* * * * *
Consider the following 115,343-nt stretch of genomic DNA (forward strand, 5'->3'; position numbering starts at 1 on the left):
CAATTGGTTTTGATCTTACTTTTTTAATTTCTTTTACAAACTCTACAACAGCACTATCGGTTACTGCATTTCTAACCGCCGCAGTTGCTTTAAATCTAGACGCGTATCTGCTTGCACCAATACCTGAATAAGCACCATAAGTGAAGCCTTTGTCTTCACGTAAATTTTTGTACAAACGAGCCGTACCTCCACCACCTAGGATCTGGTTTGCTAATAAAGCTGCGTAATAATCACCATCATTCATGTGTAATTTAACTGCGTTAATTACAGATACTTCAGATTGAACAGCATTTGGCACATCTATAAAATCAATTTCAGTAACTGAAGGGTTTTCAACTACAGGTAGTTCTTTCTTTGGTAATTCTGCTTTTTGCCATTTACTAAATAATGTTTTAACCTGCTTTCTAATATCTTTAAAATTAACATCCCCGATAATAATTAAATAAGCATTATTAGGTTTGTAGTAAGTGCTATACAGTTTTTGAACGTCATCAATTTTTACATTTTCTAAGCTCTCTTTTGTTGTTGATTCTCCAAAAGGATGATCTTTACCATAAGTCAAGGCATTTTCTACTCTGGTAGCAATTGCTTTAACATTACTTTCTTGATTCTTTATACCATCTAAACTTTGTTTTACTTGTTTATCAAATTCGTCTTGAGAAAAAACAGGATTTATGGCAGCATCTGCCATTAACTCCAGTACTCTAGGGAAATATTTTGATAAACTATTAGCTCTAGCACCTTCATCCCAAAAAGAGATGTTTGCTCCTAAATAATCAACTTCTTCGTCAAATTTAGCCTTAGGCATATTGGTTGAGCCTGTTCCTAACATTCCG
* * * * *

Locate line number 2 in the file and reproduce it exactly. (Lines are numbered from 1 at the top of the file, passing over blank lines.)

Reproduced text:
CAATTGGTTTTGATCTTACTTTTTTAATTTCTTTTACAAACTCTACAACAGCACTATCGGTTACTGCATTTCTAACCGCCGCAGTTGCTTTAAATCTAGACGCGTATCTGCTTGCACCAATACCTGAATAAGCACCATAAGTGAAGCCTTTGTCTTCACGTAAATTTTTGTACAAACGAGCCGTACCTCCACCACCTAGGATCTGGTTTGCTAATAAAGCTGCGTAATAATCACCATCATTCATGTGTAATTTAACTGCGTTAATTACAGATACTTCAGATTGAACAGCATTTGGCACATCTATAAAATCAATTTCAGTAACTGAAGGGTTTTCAACTACAGGTAGTTCTTTCTTTGGTAATTCTGCTTTTTGCCATTTACTAAATAATGTTTTAACCTGCTTTCTAATATCTTTAAAATTAACATCCCCGATAATAATTAAATAAGCATTATTAGGTTTGTAGTAAGTGCTATACAGTTTTTGAACGTCATCAATTTTTACATTTTCTAAGCTCTCTTTTGTTGTTGATTCTCCAAAAGGATGATCTTTACCATAAGTCAAGGCATTTTCTACTCTGGTAGCAATTGCTTTAACATTACTTTCTTGATTCTTTATACCATCTAAACTTTGTTTTACTTGTTTATCAAATTCGTCTTGAGAAAAAACAGGATTTATGGCAGCATCTGCCATTAACTCCAGTACTCTAGGGAAATATTTTGATAAACTATTAGCTCTAGCACCTTCATCCCAAAAAGAGATGTTTGCTCCTAAATAATCAACTTCTTCGTCAAATTTAGCCTTAGGCATATTGGTTGAGCCTGTTCCTAACATTCCG